Once I was admitted, I continued working at Slater and Gordon, this time as a legal researcher at one of their subsidiaries, Nowicki Carbone. It was a firm that Slater and Gordon had bought, and my job consisted of helping with the merger, but mainly doing legal research for a TV show that they ran, called The PI Law Show.
There were two fortnightly themed episodes; so you could have an episode dealing with public liability law, worker’s compensation law etc.
My job was to make up episode packs tailored to each episode. I’d have to do the research and include things like interesting news articles, interesting cases related to the theme and relevant legislation. Then I’d distribute the packs to all the partners and the guests of the show. It was a lot of work, but a lot of fun, too.
However, I was growing frustrated, as I still wasn’t a lawyer, even though I’d been admitted.
Like a lot of people, I found it tough finding work as a lawyer. It was extremely competitive.
I’d been working for Slater & Gordon for four years by then, but they still didn’t have a lawyer job to offer me. At the time, they had significantly cut their graduate program, so a graduate position wasn’t available to me. And though I liked working for them, I realized that I couldn’t wait around for an opportunity that may not come.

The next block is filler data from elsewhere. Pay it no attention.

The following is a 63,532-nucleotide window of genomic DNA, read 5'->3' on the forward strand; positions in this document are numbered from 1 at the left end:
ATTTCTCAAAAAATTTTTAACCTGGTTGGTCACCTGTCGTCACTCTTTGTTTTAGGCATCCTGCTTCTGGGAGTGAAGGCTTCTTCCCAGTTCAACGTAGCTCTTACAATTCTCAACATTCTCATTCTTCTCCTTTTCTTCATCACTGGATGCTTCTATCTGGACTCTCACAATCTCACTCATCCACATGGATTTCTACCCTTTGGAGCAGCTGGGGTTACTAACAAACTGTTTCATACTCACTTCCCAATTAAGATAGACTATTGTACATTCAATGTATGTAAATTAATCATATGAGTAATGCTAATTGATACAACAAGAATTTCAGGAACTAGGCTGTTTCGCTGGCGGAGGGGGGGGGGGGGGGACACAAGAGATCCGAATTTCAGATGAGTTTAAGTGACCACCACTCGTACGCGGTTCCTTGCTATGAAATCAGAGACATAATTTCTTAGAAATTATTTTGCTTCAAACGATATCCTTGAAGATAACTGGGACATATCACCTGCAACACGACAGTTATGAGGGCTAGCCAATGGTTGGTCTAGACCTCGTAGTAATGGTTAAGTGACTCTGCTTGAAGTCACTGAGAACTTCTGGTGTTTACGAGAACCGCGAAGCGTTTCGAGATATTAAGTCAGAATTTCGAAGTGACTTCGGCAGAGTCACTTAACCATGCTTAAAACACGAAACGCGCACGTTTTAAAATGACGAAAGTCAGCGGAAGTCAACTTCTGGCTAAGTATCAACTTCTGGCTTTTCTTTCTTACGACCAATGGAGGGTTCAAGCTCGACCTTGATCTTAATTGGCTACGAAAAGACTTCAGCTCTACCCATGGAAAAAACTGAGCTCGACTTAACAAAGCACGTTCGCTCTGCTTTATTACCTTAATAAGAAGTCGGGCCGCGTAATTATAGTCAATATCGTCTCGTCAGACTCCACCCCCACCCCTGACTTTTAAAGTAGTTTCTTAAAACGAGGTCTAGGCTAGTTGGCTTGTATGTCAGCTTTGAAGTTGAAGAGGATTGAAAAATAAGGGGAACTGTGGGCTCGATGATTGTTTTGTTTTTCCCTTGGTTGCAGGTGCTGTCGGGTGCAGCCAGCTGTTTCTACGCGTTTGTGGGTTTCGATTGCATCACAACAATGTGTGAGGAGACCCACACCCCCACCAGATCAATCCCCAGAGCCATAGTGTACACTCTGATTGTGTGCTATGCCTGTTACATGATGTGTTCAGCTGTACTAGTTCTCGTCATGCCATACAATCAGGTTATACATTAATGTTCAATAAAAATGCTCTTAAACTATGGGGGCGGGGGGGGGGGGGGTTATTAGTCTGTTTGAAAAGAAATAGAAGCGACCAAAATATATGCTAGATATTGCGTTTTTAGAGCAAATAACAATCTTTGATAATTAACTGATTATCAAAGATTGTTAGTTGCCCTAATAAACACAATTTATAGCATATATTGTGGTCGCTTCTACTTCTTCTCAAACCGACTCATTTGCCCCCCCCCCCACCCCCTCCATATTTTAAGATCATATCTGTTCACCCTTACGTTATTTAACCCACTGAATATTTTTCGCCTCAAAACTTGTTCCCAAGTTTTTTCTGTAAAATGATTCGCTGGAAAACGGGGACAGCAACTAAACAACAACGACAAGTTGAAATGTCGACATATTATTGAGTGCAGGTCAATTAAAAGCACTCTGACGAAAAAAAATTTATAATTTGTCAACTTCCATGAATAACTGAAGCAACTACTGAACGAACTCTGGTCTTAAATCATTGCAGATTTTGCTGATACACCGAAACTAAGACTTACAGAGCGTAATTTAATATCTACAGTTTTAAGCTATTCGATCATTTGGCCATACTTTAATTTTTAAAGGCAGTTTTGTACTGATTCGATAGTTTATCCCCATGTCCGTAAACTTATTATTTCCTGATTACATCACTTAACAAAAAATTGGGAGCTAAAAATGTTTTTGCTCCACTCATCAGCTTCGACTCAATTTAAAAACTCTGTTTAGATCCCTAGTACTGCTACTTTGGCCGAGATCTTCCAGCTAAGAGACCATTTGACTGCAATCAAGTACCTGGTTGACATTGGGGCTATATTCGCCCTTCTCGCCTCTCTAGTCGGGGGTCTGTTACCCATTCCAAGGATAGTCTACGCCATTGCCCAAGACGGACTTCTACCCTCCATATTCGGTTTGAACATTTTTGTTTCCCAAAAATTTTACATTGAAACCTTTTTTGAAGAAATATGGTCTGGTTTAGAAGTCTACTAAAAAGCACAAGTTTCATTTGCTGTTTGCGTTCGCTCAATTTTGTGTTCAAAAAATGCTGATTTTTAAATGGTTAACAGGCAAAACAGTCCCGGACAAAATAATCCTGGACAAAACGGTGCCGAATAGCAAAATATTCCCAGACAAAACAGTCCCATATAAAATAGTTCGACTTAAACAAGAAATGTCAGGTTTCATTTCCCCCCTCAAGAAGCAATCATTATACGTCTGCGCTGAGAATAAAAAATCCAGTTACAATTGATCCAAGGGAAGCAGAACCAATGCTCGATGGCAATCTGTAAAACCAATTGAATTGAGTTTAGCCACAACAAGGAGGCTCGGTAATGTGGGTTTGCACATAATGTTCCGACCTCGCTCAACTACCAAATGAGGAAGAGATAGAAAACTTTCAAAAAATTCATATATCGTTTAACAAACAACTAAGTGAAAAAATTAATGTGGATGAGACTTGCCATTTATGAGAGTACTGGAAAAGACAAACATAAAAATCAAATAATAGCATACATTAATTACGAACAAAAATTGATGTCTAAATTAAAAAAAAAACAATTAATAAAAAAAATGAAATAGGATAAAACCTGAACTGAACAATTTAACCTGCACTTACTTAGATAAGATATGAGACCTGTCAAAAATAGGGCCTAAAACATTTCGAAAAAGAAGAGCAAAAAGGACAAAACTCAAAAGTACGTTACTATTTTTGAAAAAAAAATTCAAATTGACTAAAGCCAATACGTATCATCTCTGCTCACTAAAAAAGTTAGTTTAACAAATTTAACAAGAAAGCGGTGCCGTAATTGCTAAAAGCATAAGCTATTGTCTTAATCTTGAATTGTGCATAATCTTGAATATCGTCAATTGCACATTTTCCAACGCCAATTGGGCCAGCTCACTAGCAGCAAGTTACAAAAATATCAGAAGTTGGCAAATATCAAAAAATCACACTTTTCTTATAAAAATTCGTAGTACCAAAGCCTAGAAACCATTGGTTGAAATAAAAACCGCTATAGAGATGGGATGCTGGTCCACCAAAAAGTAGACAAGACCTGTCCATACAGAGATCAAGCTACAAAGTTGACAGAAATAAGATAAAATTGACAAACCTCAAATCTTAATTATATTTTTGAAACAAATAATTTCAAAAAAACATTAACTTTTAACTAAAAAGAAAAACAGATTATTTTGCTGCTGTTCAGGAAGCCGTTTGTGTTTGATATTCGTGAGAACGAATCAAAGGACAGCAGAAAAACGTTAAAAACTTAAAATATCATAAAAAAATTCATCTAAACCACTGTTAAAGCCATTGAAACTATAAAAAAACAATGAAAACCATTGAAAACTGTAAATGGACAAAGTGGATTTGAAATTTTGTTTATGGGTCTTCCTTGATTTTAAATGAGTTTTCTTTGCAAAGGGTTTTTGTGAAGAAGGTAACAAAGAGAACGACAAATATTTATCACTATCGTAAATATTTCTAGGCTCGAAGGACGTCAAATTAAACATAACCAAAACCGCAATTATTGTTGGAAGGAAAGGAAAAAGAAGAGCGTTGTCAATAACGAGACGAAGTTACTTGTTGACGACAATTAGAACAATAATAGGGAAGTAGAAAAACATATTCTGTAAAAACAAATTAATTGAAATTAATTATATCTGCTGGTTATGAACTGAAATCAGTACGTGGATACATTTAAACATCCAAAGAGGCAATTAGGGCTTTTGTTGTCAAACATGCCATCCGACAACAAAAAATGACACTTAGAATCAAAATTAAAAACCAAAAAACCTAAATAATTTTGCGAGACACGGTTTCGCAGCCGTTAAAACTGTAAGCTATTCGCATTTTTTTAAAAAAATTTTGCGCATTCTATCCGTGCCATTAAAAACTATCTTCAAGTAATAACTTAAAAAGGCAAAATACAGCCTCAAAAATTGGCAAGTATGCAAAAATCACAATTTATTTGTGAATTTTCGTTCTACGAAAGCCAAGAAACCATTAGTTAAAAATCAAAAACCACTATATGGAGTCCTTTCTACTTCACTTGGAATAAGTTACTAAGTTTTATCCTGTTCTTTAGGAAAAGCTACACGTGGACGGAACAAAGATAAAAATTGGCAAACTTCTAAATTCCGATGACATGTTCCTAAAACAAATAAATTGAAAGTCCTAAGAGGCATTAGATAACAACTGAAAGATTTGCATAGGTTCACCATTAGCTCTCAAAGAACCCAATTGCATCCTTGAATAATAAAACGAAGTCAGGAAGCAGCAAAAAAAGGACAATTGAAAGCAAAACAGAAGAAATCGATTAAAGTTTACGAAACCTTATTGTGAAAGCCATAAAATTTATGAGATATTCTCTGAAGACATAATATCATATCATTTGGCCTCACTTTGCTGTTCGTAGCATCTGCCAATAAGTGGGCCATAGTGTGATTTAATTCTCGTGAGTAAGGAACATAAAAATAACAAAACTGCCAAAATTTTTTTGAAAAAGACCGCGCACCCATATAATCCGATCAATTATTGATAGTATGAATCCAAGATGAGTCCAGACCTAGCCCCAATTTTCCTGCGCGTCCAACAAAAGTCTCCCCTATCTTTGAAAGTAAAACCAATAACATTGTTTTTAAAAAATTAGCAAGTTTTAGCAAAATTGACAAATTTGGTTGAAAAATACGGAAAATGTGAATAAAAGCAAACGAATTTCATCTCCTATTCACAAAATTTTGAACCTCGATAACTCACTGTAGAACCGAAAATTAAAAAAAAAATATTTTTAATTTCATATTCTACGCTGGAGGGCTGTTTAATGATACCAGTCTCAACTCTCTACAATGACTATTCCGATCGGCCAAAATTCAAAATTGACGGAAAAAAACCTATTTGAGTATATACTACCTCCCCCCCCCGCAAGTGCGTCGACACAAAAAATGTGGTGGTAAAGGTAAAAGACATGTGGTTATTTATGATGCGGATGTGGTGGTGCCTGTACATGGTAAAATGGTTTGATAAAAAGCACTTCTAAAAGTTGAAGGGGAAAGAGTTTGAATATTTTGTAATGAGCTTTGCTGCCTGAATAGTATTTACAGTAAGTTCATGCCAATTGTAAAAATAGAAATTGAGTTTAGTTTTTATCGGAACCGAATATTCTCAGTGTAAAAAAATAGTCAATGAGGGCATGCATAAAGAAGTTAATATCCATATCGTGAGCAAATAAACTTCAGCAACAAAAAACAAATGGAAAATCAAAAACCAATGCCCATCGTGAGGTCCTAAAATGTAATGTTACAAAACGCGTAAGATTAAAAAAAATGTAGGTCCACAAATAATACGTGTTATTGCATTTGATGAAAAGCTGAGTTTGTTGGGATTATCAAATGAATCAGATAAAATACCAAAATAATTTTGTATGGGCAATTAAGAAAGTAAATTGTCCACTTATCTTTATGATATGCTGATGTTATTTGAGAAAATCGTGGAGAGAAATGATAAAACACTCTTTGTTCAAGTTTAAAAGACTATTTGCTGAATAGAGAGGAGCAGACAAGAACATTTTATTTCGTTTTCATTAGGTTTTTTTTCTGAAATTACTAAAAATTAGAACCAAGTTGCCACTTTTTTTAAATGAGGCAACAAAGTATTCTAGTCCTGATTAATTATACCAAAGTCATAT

My dad’s firm was still an option, but I really wanted to do my own thing and get ahead on my own.
So I found a job as an in-house lawyer with a construction company.
It turned out to be really challenging. The company was not good at paying its bills – in fact, they hardly ever did. They had a lot of court actions commenced against them. But rather than pay those, they hired me and essentially said, “Find a way for us not to pay these”.
I didn’t like that at all, as I was doing something I didn’t agree with, and didn’t see as conscientious. After a couple months, I realized I needed to get out of there and started looking for another job. I secured an interview at Flitner & Company in Greensborough, and got the job. This was almost a year ago.
It’s not an easy job, and it can be really challenging and exhausting – but I feel like I’m learning a lot here, and I’m really enjoying the work and the company.